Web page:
Coronavirus & Business Interruption Insurance
Specialist insurance barrister, Graham Bartlett explores the impact of the Coronavirus crisis and Business Interruption Insurance:
The compulsory closure of many shops and businesses and the inevitable impact of the requirement to work from home if at all possible on other businesses will have many directors, managers and sole proprietors looking to claim on their business interruption insurance cover.
At their most basic level, business interruption policies cover the loss of profit or additional expenses incurred during the period in which the business is affected by damage or destruction of its premises caused by a specified peril (fire, storm, flood etc). Cover is conditional on the premises being insured against the same peril and liability under that other policy being admitted (known as the material damage proviso). It is unlikely that such policies would cover the interruption of business caused by the government ordering a business to close or by staff being required to work from home to reduce the transmission of the coronavirus.
Some policies may extend to interruption of the business when access to the premises is denied, perhaps for safety reasons when a nearby building has been damaged or because the premises have been ordered to be closed because of the outbreak within the premises of a notifiable disease. Such cover may operate where a business has been ordered to close because someone of the premises was diagnosed with the coronavirus. Even where cover is available for such an occurrence, if the business is one of those which were subsequently ordered to close it is likely that the insurers will try to restrict the period of interruption to the date on which the business would have been ordered to close in any event.
The sum payable – the measure of indemnity
The sum payable is usually the sum produced by applying the rate of gross profit to the amount by which the turnover during the period of interruption (known as the indemnity period) falls short of the turnover that would have been achieved in but for the incident (known as standard turnover). There is usually a maximum indemnity period of twelve months or sometimes longer.
Gross profit is the sum of net profit plus fixed costs during the financial year prior to the loss. The rate of gross profit is the percentage which net profit plus fixed costs bore to turnover during that previous financial year. So if fixed costs and net profit was 40% of the business’s turnover of £80,000 in the last year, and the turnover during the during the interruption period was reduced by £50,000, then the sum to be paid by the insurer will be £20,000.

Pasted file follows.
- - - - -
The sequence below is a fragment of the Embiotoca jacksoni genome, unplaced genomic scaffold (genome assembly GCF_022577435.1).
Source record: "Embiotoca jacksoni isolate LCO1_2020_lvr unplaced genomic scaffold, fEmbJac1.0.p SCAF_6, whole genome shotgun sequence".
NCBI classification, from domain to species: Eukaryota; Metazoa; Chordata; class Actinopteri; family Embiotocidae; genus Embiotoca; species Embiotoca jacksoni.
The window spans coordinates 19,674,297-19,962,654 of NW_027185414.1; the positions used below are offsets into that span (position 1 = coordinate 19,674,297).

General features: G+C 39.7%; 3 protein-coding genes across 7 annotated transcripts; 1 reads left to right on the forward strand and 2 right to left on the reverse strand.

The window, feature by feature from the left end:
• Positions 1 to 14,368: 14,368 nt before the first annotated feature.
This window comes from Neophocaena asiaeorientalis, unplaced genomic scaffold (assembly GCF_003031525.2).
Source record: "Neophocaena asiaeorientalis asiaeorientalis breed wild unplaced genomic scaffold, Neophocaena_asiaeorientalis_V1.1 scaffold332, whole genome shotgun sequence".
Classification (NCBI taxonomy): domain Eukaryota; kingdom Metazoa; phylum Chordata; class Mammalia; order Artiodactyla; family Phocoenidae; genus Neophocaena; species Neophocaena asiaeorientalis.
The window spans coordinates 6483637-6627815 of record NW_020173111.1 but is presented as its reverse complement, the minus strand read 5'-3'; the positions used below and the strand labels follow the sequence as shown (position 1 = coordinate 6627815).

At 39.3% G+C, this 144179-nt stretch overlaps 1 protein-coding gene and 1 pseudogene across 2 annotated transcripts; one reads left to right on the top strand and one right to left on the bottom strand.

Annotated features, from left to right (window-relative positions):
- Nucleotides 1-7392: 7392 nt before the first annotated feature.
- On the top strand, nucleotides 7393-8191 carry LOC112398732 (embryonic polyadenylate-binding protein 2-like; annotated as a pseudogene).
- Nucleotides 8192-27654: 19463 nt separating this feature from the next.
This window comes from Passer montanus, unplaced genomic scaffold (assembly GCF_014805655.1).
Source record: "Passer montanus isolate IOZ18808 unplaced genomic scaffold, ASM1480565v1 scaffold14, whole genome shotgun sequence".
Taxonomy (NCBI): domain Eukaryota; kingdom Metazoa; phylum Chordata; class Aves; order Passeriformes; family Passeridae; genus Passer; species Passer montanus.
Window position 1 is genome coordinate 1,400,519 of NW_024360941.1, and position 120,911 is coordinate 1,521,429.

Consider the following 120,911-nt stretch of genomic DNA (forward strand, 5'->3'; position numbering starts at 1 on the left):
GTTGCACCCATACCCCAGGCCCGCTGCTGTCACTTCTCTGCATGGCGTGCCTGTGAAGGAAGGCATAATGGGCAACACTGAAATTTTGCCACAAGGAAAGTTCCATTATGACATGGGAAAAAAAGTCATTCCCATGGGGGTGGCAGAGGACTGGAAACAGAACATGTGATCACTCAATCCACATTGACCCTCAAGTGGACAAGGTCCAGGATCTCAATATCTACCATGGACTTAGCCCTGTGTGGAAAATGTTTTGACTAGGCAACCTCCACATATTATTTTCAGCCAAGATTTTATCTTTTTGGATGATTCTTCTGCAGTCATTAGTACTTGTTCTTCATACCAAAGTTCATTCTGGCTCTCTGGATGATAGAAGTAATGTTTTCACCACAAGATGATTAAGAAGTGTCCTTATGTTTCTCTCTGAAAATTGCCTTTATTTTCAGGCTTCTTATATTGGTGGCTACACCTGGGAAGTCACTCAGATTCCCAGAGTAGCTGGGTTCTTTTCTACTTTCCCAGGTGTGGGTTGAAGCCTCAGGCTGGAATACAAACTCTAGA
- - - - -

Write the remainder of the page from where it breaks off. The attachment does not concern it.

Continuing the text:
Cover also extends to the increased costs of working incurred in order to avoid or reduce the reduction of turnover, provided that those costs do not exceed the sum produced by applying the rate of gross profit to the loss of turnover that was avoided.
Special circumstances clause
Most policies include a term permitting the calculation of standard turnover (the turnover that the business would have earned but for the loss) to be adjusted to reflect the trend in the business or special circumstances which would have affected the business in any event. It remains to be seen to what extent insurers will try to argue that all businesses would have suffered a reduction on turnover as a consequence of the downturn in economic activity caused by the coronavirus.
Landlords with rent insurance policies may also find that their cover does not extend to loss of rent caused by tenants being unable to pay because of the compulsory closure of their business. Most loss of rent policies only cover loss of rent caused by their building become untenable after destruction or damage by an insured peril and the inability of the tenant to pay rent because of the impact of the coronavirus on its business would not be covered.
It is essential that anyone with business interruption insurance scrutinises the policy carefully and takes expert advice before submitting a claim.
Following his previous career as a Chartered Loss Adjuster, Graham advises extensively on insurance disputes, including in relation to breaches of warranty and utmost good faith. Graham has dealt with a number of building and construction disputes involving damage to both residential and commercial property. He has also been instructed in relation to claims under the insurance clauses in the JCT Standard Form of Building Contract and on Contractors All Risks insurance policies.
Graham regularly writes articles for The Journal, the Chartered Insurance Institute's leading insurance industry publication. Graham also writes a specialist Blog dedicated to legal developments and analysis of the ever evolving insurance industry.
In response to the escalating coronavirus crisis, Graham, other barristers in Chambers and staff are committed to providing as much assistance as possible, including urgent advice, online resources and other support, during these challenging and unprecedented times, as such Trinity have a dedicated section of the website focused on COVID-19.